On the evening of January 1, 1888, Jim Vance and the eight accused listed in the indictment, snuck up on the home of Ranel McCoy. Devil Anse remained in bed claiming illness, and gaining plausible deniability for his role in the plot. Cap Hatfield, Jim Vance, and Johnse Hatfield approach the cabin while the remaining men covered all possible exits. Jim Vance then called out for Ranel McCoy to surrender. According to Cap Hatfield, Calvin McCoy fired the first shot from within the house; but the end result is that the attackers all fired their weapons into the McCoy house; and Ranel and Calvin McCoy returned fire.

    Hoping to draw the McCoys out of the house, Jim Vance set it on fire. The McCoy women turned their attention to dousing the flames. Alifair McCoy, lame from polio, was an easy target as she made her way to the well. Although her sister Fannie stated as a witness that Cap Hatfield was her killer, others insist that Ellison "Cottontop" Mounts was the shooter. Calvin McCoy was shot dead, and their mother Sarah McCoy was knocked unconscious. The remaining McCoys survived.

    The Hatfields also suffered gunshot wounds in the exchange, but all escaped with their lives. Jim Vance would be killed shortly after in retaliation. Of the eight men eventually indicted for Alifair McCoy's murder, only one would be successfully and expediently brought to justice. Ellison "Cottontop" Mounts pled guilty to the murder hoping to receive mercy and be spared the death penalty. Despite witnesses naming Cap Hatfield as the triggerman, Mounts was found guilty and hanged. Charlie Gillespie requested, and was granted, a separate trial. He escaped from jail before the trial, and was never found.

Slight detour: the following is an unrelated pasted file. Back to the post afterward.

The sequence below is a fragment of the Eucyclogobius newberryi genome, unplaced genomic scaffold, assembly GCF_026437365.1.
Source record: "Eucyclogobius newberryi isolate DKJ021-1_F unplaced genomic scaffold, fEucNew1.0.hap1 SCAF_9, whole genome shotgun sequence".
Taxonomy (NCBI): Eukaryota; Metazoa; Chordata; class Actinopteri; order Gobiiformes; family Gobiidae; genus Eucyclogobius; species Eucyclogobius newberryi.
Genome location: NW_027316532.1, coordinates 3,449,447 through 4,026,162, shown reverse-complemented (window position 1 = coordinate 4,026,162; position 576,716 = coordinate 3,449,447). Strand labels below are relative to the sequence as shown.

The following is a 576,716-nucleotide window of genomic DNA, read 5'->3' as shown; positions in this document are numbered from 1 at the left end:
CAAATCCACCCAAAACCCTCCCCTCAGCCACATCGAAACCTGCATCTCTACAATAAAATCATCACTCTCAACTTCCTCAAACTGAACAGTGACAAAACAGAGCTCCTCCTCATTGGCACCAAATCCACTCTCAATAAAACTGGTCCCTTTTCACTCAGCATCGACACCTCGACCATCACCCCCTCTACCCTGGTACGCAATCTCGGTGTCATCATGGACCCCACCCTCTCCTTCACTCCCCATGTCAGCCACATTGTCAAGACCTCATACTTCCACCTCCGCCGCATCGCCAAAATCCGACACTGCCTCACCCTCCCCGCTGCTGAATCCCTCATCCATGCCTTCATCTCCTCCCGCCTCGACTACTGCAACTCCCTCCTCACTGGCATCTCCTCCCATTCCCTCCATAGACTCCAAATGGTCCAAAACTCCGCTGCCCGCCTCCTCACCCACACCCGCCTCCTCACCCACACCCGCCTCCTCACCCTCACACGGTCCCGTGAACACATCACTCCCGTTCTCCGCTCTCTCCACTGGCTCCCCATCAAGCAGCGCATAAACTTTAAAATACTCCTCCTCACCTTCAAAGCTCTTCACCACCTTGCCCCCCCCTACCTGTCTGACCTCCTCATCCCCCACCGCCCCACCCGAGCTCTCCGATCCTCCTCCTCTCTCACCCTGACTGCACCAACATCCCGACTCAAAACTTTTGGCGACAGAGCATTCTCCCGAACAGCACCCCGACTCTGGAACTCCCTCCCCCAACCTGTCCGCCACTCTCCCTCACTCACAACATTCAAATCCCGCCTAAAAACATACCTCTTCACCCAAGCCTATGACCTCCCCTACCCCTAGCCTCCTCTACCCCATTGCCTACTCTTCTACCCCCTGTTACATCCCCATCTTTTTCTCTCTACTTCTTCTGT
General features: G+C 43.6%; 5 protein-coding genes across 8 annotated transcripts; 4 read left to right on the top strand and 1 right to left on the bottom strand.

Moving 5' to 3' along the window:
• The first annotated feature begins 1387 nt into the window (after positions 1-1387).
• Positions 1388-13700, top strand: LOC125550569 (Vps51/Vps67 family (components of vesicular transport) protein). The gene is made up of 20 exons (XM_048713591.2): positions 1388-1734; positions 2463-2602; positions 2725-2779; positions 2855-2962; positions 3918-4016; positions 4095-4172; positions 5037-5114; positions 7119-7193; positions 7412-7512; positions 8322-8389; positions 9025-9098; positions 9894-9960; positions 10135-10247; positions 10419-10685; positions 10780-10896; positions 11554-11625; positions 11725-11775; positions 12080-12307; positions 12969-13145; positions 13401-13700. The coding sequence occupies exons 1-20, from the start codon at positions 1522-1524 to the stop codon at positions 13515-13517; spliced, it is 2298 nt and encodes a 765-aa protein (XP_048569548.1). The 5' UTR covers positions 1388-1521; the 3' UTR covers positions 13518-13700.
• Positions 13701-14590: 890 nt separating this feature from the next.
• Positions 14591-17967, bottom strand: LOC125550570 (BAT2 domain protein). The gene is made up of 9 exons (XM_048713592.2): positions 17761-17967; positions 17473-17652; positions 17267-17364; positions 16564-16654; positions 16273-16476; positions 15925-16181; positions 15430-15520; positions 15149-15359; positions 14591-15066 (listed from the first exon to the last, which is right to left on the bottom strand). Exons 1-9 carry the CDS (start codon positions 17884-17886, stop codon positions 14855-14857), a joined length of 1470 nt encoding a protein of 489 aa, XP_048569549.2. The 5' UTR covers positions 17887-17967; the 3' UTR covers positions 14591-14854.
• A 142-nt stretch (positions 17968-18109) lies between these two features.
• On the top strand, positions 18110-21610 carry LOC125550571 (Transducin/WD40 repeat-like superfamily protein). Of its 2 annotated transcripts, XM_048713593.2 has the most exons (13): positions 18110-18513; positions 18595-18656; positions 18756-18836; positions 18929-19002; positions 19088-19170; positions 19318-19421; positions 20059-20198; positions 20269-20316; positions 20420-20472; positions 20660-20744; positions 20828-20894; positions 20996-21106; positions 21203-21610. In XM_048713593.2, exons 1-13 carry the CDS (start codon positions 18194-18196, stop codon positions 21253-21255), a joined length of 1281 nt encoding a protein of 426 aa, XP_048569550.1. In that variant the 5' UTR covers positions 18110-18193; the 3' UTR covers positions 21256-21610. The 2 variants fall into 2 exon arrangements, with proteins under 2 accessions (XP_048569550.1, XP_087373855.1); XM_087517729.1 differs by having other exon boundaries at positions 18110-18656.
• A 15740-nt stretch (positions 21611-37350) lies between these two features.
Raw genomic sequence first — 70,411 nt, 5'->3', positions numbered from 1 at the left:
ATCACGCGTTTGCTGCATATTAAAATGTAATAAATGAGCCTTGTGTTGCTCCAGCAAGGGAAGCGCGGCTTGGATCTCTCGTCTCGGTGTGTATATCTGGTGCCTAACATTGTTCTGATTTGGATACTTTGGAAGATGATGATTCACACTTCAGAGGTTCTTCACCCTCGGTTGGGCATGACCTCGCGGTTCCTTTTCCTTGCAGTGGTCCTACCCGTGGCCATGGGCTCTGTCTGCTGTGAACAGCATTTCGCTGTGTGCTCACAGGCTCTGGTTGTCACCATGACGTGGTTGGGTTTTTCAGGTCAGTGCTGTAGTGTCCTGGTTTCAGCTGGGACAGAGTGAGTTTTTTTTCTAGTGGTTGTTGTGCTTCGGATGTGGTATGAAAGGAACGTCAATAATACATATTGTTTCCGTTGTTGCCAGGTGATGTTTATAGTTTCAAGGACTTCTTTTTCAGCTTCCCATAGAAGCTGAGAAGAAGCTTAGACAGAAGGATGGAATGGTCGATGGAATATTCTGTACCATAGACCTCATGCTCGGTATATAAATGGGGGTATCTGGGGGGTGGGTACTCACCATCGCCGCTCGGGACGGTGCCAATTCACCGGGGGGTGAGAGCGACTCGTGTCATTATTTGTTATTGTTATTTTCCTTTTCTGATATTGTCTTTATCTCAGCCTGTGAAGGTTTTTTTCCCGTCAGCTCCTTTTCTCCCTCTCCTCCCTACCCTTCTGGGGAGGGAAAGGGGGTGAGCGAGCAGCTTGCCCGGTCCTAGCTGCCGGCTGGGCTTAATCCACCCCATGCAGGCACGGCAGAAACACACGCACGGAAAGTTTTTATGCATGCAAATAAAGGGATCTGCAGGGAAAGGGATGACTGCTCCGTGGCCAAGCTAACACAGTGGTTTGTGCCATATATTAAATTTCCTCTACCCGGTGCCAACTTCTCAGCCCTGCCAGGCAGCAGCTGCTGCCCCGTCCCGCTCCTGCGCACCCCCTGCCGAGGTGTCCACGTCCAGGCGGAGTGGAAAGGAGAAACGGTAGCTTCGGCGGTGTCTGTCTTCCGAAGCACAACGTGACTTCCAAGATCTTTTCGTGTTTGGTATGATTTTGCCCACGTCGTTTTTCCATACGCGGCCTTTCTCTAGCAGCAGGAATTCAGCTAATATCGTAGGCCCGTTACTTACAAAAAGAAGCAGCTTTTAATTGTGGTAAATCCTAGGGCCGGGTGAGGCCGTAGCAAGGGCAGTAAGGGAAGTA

The documents offered here were issued in 1889, and although it is the only of its kind that we have ever seen, it is known that at this time former Confederate general, and now Governor of Kentucky engaged many detectives and agents to arrest Johnse Hatfield and bring him in for trial. The appointment offered here specifically directs Treve Gibson to search for Hatfield in Washington State. Gibson was unsuccessful in finding Hatfield. There is nothing known about Hatfield's life in Washington.

    Hatfield returned to West Virginia in 1898. He married and ran a logging business, and did not live the life of a fugitive. He would finally be captured not by the law, but by a rival in the logging business, Doc Ellis. Hatfield would eventually be tried and found guilty for Alifair McCoy's murder. He was sentenced to life, but would be freed six years into his sentence as a reward for saving the prison warden's life during an attack by another prisoner.

    This document has been kept by Gibson's descendants together with his Eureka Detectives badge and a cabinet card of Gibson circa 1890. The badge measures 1.5" x 2.5", silver plated, with an eagle crest and is stamped with the date June 1863 at center. The cabinet photo is identified on verso in modern blue ink: "T.M. Gibson about 1920 Alaska" but likely dates from the early 1890s. The cabinet card is on an A Hugo Albrecht mount, who operated a photography studio in Lincoln County, Washington between 1890 and 1896.

    Condition: Appointment has some surface creasing, and light soiling. The indictment has a small tear at bottom margin, with creasing resulting. Cabinet photo is in excellent condition, with a clean mount.

    Reference: Blood Feud. The Hatfields and the McCoys: The Epic Story of Murder and Vengeance. Lisa Alther; Lyons Press, 2012.